Spotify is burning up the podcast charts, in all the wrong ways… Facebook’s putting ads on sites that never asked for ads… How Pinterest’s algorithm changes could affect your brand’s content strategy… and the World Health Organization paying an influencer to talk up contact tracing… an influencer that is completely computer-generated.
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--- Send in a voice message: https://anchor.fm/todayindigital/message
And we start with some breaking news… just as I was heading into the voice booth, Facebook announced they will be restricting how many ads a brand can run at any one time.
Again, this just happened, and I haven’t had a chance to look into it much deeper, so I’ll be quoting liberally here from SearchEngineJournal.com’s
“This new enforcement on ad limits will begin rolling out in February of next year, and continue through the summer. Why Limit Volume? Facebook is stressing more ad volume doesn’t mean better performance. Adding more of anything Facebook needs to optimize, it can actually prevent that from happening effectively. Brands may notice certain ad creatives get few, if any, impressions and may find the status stuck in the Learning Phase for awhile. Every time an ad is shown, the algorithm builds its learnings, but more ads means each version is shown less times. Facebook cites that 4 in 10 ads never exist the Learning Phase at all. This also means budget is being spent and taking longer (or maybe never) to optimize for winners, costing brands more money in the long run.”
And so, I know you’re wondering what YOUR limits will be. Apparently Facebook will place your brand into one of four groups — those groups determined by how much your PAGE has spent on ads in the past year. That’s the PAGE, not the Ad Account. The more you spend, the more number of ad creatives you can run.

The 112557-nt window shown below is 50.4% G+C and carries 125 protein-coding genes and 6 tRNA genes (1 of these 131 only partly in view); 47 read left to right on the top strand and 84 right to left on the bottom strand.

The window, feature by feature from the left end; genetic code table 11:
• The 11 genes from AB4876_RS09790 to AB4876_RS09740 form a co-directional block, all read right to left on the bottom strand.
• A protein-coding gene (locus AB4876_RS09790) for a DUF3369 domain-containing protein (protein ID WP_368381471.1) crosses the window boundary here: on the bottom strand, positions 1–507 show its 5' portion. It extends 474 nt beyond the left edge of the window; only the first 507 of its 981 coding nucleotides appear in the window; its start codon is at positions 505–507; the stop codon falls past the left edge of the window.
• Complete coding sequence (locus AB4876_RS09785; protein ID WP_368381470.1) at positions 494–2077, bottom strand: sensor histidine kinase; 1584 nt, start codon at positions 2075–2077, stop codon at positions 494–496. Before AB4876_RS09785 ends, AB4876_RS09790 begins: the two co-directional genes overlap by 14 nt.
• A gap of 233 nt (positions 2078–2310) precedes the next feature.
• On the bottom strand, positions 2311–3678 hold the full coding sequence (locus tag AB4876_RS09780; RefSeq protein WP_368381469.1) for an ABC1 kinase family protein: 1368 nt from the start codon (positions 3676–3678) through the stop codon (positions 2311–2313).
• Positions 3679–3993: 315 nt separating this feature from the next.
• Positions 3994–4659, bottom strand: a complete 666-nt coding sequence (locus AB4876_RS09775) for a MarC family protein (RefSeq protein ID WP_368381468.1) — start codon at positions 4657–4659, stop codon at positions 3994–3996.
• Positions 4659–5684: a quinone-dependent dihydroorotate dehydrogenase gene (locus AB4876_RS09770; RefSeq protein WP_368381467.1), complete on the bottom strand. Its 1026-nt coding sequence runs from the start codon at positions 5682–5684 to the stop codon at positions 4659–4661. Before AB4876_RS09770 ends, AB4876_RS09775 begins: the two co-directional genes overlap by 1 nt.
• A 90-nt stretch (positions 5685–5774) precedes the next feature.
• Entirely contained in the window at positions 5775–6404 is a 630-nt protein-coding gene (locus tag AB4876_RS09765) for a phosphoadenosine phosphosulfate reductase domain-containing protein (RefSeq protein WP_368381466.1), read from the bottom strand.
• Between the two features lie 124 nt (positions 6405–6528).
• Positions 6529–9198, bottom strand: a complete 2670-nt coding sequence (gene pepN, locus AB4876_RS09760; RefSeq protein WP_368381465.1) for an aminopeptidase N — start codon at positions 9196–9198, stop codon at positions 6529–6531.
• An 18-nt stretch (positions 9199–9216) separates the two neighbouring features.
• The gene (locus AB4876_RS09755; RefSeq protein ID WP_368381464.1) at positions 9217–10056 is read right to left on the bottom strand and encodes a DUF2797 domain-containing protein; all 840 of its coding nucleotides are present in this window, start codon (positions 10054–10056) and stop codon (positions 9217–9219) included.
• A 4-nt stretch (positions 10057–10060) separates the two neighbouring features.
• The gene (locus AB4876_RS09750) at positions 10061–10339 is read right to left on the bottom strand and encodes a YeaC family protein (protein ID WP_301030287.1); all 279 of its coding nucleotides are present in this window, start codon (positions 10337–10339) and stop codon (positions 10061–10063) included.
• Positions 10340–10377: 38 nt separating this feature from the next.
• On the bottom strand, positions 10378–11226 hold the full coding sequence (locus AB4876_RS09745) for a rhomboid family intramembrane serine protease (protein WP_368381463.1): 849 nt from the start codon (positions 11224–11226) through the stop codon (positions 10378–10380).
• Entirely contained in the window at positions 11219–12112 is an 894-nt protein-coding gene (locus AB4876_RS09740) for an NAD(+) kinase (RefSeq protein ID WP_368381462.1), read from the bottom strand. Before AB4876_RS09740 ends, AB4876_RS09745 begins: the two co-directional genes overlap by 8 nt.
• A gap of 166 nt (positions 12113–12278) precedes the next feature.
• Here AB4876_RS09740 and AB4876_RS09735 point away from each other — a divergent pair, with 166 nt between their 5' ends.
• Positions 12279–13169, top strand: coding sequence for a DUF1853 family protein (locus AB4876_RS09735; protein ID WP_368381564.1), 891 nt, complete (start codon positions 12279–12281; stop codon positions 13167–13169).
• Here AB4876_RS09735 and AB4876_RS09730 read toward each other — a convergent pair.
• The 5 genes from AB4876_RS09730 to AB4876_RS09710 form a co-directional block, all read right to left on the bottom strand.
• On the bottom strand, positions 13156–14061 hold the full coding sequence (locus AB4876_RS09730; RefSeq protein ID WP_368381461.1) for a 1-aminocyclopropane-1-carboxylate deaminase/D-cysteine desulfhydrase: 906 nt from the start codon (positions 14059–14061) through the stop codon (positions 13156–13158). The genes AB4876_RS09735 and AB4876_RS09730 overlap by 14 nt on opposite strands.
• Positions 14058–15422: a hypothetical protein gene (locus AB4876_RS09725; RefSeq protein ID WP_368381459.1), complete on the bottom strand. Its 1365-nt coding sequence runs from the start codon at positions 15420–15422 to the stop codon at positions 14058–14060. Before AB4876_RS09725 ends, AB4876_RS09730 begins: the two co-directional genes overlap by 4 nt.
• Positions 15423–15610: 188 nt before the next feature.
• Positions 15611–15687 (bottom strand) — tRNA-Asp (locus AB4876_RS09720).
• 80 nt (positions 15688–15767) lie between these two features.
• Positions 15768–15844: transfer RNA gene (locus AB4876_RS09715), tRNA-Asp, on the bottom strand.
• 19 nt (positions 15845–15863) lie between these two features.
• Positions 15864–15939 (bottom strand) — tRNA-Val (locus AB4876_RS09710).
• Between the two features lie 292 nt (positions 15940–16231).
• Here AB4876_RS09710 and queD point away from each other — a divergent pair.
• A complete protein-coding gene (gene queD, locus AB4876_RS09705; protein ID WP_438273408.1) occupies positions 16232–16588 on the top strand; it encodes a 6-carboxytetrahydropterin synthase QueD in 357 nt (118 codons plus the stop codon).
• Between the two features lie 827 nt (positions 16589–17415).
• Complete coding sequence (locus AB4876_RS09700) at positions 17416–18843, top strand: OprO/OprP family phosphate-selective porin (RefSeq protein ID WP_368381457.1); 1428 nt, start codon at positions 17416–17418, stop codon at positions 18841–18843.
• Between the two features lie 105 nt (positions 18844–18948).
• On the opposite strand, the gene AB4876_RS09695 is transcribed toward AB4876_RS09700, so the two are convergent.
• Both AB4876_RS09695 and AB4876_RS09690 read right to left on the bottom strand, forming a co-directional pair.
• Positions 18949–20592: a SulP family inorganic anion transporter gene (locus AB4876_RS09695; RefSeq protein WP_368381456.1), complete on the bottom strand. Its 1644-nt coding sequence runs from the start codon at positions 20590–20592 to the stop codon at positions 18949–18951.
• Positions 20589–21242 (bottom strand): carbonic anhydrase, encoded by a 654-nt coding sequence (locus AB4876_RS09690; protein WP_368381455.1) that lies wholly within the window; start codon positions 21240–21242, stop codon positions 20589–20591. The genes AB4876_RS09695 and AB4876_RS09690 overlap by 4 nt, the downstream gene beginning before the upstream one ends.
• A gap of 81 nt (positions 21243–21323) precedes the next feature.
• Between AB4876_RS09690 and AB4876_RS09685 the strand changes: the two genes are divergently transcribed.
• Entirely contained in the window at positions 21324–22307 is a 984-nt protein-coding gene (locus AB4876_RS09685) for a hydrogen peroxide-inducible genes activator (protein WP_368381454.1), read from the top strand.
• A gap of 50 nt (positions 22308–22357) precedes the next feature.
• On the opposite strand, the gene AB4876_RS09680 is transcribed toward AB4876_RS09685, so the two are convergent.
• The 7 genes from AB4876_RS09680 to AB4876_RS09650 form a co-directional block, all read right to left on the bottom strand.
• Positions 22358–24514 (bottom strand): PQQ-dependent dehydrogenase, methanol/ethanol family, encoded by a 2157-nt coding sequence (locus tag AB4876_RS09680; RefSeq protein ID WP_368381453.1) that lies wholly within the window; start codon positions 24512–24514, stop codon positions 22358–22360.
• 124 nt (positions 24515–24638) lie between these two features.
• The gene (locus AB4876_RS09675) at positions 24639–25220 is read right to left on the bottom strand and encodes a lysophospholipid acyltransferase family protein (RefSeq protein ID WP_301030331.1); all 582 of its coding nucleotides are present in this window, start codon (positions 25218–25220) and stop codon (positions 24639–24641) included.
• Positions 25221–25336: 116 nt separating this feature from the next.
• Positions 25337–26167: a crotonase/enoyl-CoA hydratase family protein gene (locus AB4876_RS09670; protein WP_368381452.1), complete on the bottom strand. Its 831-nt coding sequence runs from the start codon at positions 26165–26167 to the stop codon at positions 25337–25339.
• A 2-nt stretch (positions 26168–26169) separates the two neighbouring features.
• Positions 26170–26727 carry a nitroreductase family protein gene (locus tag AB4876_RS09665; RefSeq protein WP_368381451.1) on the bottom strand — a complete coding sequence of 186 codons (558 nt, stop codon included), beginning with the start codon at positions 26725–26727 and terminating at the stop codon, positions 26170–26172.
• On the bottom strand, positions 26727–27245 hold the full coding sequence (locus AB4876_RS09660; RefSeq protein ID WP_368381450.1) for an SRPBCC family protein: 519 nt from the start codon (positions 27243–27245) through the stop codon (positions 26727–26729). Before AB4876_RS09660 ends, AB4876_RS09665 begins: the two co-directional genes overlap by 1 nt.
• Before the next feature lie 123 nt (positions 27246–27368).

If you try to run ads past your group’s limit, you’ll just get an error. If you REALLY want to run those ads, you’ll need to stop or pause ads that are CURRENTLY running, to open up one of your slots.
If you’re thinking — welp, I guess we’ll be creating two brand pages, Facebook warns if you do that, your pages would then compete against each other in the ad auction, you’ll end up with two different learning sets, and of course you’ll then have to manage the consumer confusion around why your brand has two brand presences.
SearchEngineJournal notes that it’s not clear what’s considered “one ad” — do dynamic creative ads count as one? Or as the sum of all their rotating assets?
Since we’re on Facebook, it might amuse you to know they’re a little red-faced today, after jamming ads onto web sites that never signed up to have ads there.
Some web site publishers were seeing their news articles on mobile served with those “interstitial” ads in between their content. The ads seemed to come from Facebook’s Audience Network.
One brand caught up in it: the Danish public broadcaster which, as a public broadcaster, isn’t meant to have ANY ads. They’re funded by a media licence fee citizens pay annually.
As for HOW those ads got there — Facebook didn’t say, of course. They also didn’t say how long that error lasted. Or how many ads got served. Or how many users were affected. Or how many publishers ended up with ads. No, they didn’t say much, as per usual, but did apologize.
And while we’re kicking Facebook — do you remember last week, I reported on the Agorapulse study that found removing the Call to Action buttons on ads will IMPROVE performance?
Yeah. Guess what Facebook just took away? Your ability to remove Call to Action buttons.
In their latest iteration of the ads manager, you MUST select a call to action button. There is no longer an option to run a link ad without one.
Why does Facebook hate us advertisers so much?
Google has added really a nice touch for businesses that have to make OUTBOUND calls — so, we’re talking sales calls, or following up on support requests… that sort of thing.
Until now, of course, when those calls appeared on their customers’ or prospects’ phones, the number showed up as Unknown. Or maybe their call display would say the name of your brand, but with call spoofing so rampant these days, a lot of people just plain don’t believe it.